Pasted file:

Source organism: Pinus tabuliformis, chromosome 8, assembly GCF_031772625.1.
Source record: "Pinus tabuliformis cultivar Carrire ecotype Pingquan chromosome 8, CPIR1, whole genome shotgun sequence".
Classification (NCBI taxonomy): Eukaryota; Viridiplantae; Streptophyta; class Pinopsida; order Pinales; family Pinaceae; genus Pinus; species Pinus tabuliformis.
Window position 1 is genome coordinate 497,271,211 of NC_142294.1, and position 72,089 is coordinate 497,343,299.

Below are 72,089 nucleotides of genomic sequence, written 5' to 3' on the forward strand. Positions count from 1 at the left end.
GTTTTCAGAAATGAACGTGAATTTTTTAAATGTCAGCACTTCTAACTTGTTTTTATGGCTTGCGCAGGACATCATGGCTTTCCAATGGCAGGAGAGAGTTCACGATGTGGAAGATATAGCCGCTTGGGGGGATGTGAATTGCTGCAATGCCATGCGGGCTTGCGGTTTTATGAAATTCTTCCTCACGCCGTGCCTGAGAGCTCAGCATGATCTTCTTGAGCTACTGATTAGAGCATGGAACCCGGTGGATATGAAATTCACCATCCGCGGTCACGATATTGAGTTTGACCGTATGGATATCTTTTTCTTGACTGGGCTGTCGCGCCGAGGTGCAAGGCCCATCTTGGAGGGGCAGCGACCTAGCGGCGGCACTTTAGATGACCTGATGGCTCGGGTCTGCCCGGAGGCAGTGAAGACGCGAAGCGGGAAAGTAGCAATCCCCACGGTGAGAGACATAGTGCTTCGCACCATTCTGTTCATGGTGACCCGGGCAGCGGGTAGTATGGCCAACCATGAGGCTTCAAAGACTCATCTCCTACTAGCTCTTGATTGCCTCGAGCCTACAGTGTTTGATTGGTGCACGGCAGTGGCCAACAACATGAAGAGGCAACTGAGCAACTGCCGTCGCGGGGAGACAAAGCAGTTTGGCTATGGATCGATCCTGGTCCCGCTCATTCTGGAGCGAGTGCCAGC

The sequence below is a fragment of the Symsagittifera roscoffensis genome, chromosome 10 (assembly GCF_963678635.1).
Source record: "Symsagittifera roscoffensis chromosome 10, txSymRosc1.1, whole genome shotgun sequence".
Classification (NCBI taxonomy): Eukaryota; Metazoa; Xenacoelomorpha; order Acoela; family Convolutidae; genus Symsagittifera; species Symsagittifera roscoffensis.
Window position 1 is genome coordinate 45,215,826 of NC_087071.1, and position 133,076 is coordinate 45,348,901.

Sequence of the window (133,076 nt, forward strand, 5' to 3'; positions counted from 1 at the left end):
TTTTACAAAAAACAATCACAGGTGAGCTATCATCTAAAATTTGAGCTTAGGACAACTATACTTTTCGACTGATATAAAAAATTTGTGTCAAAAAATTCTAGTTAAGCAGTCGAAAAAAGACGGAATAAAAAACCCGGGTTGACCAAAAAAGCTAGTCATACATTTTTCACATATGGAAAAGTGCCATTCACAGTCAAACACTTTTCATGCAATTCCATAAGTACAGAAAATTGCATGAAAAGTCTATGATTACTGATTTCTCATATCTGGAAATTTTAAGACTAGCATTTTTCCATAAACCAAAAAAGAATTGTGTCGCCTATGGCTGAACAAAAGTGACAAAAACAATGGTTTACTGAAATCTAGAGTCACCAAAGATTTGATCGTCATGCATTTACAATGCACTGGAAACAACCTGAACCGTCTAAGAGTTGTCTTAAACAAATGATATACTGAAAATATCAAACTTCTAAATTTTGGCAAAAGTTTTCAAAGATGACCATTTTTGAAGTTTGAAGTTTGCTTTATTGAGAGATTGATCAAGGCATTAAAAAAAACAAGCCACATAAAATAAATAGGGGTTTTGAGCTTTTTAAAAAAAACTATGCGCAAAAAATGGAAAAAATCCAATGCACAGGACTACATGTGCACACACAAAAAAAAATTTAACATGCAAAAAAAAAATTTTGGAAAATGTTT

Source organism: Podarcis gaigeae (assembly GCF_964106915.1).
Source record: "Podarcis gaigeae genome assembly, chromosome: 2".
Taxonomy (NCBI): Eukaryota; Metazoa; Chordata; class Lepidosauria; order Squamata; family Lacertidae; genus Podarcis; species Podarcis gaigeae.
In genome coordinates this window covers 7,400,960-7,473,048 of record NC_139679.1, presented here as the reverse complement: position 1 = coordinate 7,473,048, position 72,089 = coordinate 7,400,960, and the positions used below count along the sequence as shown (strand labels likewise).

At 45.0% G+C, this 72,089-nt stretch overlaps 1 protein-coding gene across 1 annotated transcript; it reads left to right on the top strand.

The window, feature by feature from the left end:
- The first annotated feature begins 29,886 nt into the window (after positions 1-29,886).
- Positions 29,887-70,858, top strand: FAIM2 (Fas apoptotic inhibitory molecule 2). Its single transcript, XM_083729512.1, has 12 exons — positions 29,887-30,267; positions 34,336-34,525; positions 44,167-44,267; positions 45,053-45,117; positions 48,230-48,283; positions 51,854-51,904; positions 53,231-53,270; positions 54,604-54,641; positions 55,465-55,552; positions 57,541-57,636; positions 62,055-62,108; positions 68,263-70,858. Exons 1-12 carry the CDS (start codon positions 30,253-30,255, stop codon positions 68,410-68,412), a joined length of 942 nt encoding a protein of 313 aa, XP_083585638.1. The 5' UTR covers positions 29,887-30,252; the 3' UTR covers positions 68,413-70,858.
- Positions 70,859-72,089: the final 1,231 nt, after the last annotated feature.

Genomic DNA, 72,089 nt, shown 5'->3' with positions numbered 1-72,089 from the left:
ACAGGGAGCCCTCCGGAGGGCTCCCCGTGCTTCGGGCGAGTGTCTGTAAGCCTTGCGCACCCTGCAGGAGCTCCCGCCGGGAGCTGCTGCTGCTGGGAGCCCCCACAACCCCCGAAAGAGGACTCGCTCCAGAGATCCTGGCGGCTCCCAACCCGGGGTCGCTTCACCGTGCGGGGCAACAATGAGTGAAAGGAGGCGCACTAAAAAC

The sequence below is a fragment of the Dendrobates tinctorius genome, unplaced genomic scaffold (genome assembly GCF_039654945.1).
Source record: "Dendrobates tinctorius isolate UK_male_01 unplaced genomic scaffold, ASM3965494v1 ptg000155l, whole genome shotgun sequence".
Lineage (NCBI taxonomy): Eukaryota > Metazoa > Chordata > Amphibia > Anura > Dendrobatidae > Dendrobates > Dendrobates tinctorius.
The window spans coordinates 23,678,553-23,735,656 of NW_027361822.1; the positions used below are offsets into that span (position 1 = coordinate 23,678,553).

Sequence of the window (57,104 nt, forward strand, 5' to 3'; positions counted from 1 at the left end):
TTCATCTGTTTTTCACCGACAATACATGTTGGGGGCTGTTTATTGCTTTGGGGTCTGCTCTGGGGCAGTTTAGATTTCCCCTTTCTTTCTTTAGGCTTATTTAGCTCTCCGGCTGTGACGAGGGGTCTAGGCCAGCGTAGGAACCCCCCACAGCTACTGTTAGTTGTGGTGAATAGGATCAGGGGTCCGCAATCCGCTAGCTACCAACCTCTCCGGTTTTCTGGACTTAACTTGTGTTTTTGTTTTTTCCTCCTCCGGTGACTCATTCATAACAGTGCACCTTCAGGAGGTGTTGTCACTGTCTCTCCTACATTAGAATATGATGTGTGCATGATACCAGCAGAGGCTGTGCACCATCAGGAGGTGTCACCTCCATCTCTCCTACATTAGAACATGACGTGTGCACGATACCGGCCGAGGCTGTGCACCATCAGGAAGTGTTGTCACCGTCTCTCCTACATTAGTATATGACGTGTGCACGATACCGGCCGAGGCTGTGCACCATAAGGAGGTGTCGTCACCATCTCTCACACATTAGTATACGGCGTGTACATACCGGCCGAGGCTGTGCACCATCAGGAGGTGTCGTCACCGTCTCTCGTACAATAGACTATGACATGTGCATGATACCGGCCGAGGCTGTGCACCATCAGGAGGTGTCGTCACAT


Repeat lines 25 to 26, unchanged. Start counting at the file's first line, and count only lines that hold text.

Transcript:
Source record: "Dendrobates tinctorius isolate UK_male_01 unplaced genomic scaffold, ASM3965494v1 ptg000155l, whole genome shotgun sequence".
Lineage (NCBI taxonomy): Eukaryota > Metazoa > Chordata > Amphibia > Anura > Dendrobatidae > Dendrobates > Dendrobates tinctorius.